The author believes finding your “why” helps F&I professionals tap into the long-term, purpose-driven outlook necessary to reach the heights of success.
 - Photo by qimono via Pixabay

The author believes finding your “why” helps F&I professionals tap into the long-term, purpose-driven outlook necessary to reach the heights of success.

Photo by qimono via Pixabay

In the never-ending push for increased profits, we can easily become consumed with the daily grind of trying to make as much money as possible on every deal. Unfortunately, that invariably leads to job dissatisfaction, customer dissatisfaction, and a lower per-copy average.

We too often focus on the “how” of what we do and not “why” we do it. Our “why” is the passion for what we do. That passion must go deeper than money, status, or position. Does it really matter what drives us? Absolutely! So let’s look at three reasons why the “why” of F&I matters.

1. A Well-Defined ‘Why’ Will Enable You to Endure Any ‘How.’

When business is good, it’s fun to sit with customers and help them make good decisions. But every F&I professional faces challenging circumstances. Banks cap our profits, increase their rates, or reduce advances. Product providers increase their prices. A slowing economy makes customers hesitant to buy. Salespeople undermine us and sales managers are uncooperative. It can feel like the odds are stacked against us.

If your “why” is simply to make money, it will only fuel you during good times. Your success will be short-lived, because good times don’t last. Conversely, if your “why” is customer-focused and your goal is to help customers make good decisions that will affect their future for years to come, your “why” will fuel success in good times and bad.

Your “why” matters because it will provide the constant drive and purpose that will enable you to stay focused regardless of challenges you face.

The simple question we must all ask ourselves is this: “Am I focusing on how the time they spend in the F&I office will benefit me, or how I can use that time to maximize the benefit to this customer?” When your focus is on the purpose of the sale, and not on the profit, both sales and profits increase!

2. Maximizing Your Customers’ Long-Term Financial Success Will Drive Your Own.

When you sell a car, you affect a customer for the next five to seven years. In the F&I office, our knowledge and expertise can help customers make wise decisions that can affect them for decades to come. When a customer is rebuilding their credit, and the service contract you sold them pays for a major repair, it can be life-changing.

Your efforts shielded them from the effects of an unexpected repair, enabling them to stay current on their car payments. Their credit score continues to rise, ensuring the interest rate they pay on their next car loan will be much more favorable. That improved credit score can also reduce their insurance costs and even enable them to then qualify for a home mortgage. Not having a service contract could erase years of effort.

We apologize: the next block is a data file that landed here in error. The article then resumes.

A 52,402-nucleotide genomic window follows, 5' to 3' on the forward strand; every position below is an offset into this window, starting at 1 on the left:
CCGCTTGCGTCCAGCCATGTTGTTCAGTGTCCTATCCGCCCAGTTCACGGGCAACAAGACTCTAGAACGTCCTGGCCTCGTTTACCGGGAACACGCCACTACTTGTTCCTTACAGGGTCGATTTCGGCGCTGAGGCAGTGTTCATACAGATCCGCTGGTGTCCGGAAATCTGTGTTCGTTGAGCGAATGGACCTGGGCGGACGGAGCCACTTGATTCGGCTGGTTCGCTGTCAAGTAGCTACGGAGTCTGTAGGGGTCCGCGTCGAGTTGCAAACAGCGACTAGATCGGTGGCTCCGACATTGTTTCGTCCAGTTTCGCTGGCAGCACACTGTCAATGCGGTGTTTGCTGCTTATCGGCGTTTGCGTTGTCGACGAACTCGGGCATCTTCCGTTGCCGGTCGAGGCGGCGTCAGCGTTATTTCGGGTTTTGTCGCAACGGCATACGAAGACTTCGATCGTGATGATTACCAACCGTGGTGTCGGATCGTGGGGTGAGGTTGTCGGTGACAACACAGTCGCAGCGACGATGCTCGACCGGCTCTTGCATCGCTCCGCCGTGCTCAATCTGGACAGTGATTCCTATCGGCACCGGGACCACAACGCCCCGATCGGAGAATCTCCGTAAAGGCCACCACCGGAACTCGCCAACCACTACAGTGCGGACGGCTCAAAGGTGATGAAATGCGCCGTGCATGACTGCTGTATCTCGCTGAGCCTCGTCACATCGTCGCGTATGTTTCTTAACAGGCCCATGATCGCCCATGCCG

Once you get to the place where you are more excited that you sold a service contract because you know the many ways it will help your customer than you are the commission you earn, your “why” has taken over! Now you’re “why” thinking, not “how” thinking! When that happens, you will sell more service contracts and make a lot more money. You will be laser-focused on your customer and their needs, not yours!

3. The Market Demands Our Efforts Be Purpose-Driven, Not Profit-Driven.

Today we face challenges that are much different from even a few years ago. Customers are loaded up with internet-based information. Few understand what all that information means or how it can impact them on an individual level.

The needs of our customer have changed. Our approach must change as well. The old feature-advantage-benefit presentation of the past leads to an adamant “No!”

However, when we have taken the time to discover a customer’s needs, we are then genuinely surprised when they don’t see the value in our products. Our surprise and concern for the customer will always lead to an interactive conversation. Better yet, the focus will be on helping them, not selling them.

That is selling with a purpose. When the purpose of our discussion is how that product will help them specifically, it will always yield better results and happier customers.

Why matters! It matters to us. More importantly, it matters to our customers. Those F&I managers who have discovered their “why” know who they are, the reason why they’re in F&I, and what they have to do every day to be successful. Because “why” matters. Next month, we’ll hear from a few professionals who will share “why” they are in the F&I office. Keep climbing!

Author

Rick McCormick
Rick McCormick

Columnist

Rick McCormick is the national account development manager for Reahard & Associates, which provides customized F&I training for dealerships throughout the U.S. and Canada. He has more than 20 years of auto retail and finance experience. Contact him at [email protected]

View Bio

Rick McCormick is the national account development manager for Reahard & Associates, which provides customized F&I training for dealerships throughout the U.S. and Canada. He has more than 20 years of auto retail and finance experience. Contact him at [email protected]

View Bio
0 Comments